Kudos to the government for selecting a fighter aircraft for a depleted Indian Air Force (IAF), which currently fields barely 34 fighter squadrons (21 aircraft per squadron) against an assessed requirement of 45.
While zeroing in on the French Rafale, New Delhi has said "no thanks" to arms supply heavyweights whose political and technological clout often bludgeons procurement decisions in their favour. This was helped, admittedly, by India's ability to soothe the losers with alternative largesse - Washington with contracts for transport and maritime aircraft; Moscow with deals for helicopters, fighters and warships; London with trainer jets; and Stockholm with the hope of mammoth deals for artillery guns and conventional submarines.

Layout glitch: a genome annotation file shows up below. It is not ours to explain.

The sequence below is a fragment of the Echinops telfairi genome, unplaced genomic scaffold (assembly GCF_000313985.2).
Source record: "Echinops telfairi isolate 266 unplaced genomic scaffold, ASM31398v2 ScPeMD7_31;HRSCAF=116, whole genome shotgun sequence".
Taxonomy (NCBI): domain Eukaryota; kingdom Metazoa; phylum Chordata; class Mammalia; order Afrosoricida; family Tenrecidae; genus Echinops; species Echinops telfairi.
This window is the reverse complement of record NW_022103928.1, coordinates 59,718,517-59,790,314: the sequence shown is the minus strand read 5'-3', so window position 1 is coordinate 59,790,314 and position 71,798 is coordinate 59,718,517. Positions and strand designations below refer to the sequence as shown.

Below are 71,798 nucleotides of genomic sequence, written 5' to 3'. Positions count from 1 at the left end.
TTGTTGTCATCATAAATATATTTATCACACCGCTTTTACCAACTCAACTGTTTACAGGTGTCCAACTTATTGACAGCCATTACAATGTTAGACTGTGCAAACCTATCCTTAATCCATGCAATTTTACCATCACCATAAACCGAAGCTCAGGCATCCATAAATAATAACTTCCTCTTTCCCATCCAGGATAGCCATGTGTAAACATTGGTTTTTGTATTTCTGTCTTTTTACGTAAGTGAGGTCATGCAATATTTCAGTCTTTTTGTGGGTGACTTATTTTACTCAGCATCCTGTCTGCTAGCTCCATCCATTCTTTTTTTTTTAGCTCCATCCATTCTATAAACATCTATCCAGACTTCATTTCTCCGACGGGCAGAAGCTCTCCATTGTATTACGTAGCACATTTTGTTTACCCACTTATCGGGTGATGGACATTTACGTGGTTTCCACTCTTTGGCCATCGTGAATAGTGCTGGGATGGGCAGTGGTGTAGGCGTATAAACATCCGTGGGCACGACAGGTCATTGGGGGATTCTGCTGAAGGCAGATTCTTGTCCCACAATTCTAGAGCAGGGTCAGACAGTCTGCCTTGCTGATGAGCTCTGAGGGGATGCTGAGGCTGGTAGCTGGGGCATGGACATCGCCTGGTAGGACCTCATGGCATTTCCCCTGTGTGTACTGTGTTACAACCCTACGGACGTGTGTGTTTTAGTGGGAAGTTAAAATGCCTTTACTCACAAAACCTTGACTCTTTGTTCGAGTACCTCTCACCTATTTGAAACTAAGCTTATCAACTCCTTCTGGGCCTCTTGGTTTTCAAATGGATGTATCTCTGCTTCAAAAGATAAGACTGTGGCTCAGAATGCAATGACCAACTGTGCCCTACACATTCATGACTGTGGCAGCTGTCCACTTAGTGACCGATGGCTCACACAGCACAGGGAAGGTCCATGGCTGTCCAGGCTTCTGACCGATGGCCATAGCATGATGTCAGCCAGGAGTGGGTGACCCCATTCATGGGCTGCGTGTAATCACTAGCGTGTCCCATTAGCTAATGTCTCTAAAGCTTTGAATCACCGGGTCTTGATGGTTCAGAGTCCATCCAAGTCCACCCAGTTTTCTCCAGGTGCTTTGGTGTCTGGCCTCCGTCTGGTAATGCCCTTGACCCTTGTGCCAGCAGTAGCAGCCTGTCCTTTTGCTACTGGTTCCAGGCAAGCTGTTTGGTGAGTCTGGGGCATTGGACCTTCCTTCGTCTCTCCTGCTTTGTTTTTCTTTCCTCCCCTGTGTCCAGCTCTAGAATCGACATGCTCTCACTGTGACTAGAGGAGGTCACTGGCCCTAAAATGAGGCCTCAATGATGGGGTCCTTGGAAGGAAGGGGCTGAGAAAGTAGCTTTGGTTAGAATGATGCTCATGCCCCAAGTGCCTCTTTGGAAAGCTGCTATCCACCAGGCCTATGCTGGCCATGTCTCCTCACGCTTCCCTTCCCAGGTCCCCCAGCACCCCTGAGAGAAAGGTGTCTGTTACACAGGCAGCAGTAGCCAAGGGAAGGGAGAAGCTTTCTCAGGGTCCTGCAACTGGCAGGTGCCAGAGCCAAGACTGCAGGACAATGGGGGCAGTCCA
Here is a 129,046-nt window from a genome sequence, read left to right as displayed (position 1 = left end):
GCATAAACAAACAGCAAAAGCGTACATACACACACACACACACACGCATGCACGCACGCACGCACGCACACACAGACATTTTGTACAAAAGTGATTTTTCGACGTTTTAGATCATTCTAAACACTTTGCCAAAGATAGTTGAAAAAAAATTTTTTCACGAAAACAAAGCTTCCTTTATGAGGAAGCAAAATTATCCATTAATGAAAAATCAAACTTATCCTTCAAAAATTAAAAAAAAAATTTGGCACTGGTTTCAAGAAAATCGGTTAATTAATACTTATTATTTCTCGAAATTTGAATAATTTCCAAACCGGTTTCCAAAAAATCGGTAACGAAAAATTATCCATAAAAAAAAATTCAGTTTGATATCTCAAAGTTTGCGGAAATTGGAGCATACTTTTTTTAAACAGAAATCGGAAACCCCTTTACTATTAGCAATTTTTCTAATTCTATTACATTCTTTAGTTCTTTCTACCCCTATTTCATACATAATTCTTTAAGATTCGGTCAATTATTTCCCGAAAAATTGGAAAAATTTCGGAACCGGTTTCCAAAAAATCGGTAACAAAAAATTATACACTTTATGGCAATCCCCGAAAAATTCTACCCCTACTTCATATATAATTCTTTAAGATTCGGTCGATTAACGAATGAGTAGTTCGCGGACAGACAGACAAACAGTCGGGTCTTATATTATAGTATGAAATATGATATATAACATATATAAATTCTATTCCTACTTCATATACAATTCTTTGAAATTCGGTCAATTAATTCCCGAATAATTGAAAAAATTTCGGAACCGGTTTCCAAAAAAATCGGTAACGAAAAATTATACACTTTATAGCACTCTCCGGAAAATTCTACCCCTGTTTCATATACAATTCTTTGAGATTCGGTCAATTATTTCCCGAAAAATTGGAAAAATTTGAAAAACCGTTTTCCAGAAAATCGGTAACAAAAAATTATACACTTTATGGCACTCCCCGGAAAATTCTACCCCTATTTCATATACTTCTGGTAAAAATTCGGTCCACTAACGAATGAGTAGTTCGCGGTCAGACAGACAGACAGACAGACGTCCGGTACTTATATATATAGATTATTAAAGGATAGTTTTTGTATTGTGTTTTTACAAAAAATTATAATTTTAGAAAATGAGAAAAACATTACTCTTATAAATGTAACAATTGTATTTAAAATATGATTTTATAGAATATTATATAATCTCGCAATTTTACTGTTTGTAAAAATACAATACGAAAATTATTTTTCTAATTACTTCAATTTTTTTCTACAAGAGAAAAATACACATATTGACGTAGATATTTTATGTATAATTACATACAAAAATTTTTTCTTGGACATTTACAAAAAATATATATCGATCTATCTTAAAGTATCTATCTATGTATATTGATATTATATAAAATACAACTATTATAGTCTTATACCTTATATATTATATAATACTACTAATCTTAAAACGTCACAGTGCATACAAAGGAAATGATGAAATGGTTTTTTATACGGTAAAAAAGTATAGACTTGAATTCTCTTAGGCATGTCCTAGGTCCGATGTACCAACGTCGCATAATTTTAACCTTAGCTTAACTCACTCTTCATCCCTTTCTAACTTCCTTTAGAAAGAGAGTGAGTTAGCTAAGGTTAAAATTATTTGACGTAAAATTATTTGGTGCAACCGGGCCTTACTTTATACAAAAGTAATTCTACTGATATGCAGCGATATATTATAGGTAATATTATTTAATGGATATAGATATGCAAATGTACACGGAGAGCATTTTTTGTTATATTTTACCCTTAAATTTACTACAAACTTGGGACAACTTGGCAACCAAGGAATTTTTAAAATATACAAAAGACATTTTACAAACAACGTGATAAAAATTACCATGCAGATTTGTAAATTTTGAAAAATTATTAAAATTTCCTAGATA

But that should not detract from the IAF's credit for running a fair, transparent and relatively quick contest in which, for the first time in India, a detailed "life cycle" evaluation looked beyond the fighter's ticker price to the cost of operating it through a service life of four decades.
The difficulty in conducting such an exercise is illustrated in Brazil, where competing pulls and pressures have stymied a simpler decision between the Boeing F/A-18, the Rafale and the Gripen NG fighters.
Text: Business Standard
Image: A picture shows a Dassault Rafale fighter jet on December 12, 2011 at Air Force Base 113 in Saint-Dizier eastern France, during a ceremony to recognise the work done by units engaged in overseas operations in Afghanistan and Libya.